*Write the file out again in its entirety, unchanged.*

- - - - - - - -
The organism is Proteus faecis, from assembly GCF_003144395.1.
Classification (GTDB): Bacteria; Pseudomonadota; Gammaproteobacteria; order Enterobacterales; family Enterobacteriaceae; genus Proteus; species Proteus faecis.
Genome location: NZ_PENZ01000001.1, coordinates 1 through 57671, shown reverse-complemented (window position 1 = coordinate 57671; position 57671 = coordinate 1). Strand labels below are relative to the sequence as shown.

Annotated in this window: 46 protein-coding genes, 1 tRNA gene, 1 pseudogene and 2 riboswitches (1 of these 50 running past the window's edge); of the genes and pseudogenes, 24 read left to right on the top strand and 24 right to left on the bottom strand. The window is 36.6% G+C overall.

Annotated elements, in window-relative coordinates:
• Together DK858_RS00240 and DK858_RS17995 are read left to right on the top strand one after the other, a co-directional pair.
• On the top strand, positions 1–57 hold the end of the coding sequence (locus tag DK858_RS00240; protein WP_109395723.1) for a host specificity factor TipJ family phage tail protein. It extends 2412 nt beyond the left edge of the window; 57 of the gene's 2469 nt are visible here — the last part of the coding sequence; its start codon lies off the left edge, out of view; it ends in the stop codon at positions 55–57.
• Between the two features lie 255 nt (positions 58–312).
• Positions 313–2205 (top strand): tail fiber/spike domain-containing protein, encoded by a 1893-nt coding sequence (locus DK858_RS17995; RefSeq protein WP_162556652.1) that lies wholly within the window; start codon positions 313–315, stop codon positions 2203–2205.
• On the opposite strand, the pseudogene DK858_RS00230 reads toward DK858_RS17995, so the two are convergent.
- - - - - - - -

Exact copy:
The organism is Proteus faecis, from assembly GCF_003144395.1.
Classification (GTDB): Bacteria; Pseudomonadota; Gammaproteobacteria; order Enterobacterales; family Enterobacteriaceae; genus Proteus; species Proteus faecis.
Genome location: NZ_PENZ01000001.1, coordinates 1 through 57671, shown reverse-complemented (window position 1 = coordinate 57671; position 57671 = coordinate 1). Strand labels below are relative to the sequence as shown.

Annotated in this window: 46 protein-coding genes, 1 tRNA gene, 1 pseudogene and 2 riboswitches (1 of these 50 running past the window's edge); of the genes and pseudogenes, 24 read left to right on the top strand and 24 right to left on the bottom strand. The window is 36.6% G+C overall.

Annotated elements, in window-relative coordinates:
• Together DK858_RS00240 and DK858_RS17995 are read left to right on the top strand one after the other, a co-directional pair.
• On the top strand, positions 1–57 hold the end of the coding sequence (locus tag DK858_RS00240; protein WP_109395723.1) for a host specificity factor TipJ family phage tail protein. It extends 2412 nt beyond the left edge of the window; 57 of the gene's 2469 nt are visible here — the last part of the coding sequence; its start codon lies off the left edge, out of view; it ends in the stop codon at positions 55–57.
• Between the two features lie 255 nt (positions 58–312).
• Positions 313–2205 (top strand): tail fiber/spike domain-containing protein, encoded by a 1893-nt coding sequence (locus DK858_RS17995; RefSeq protein WP_162556652.1) that lies wholly within the window; start codon positions 313–315, stop codon positions 2203–2205.
• On the opposite strand, the pseudogene DK858_RS00230 reads toward DK858_RS17995, so the two are convergent.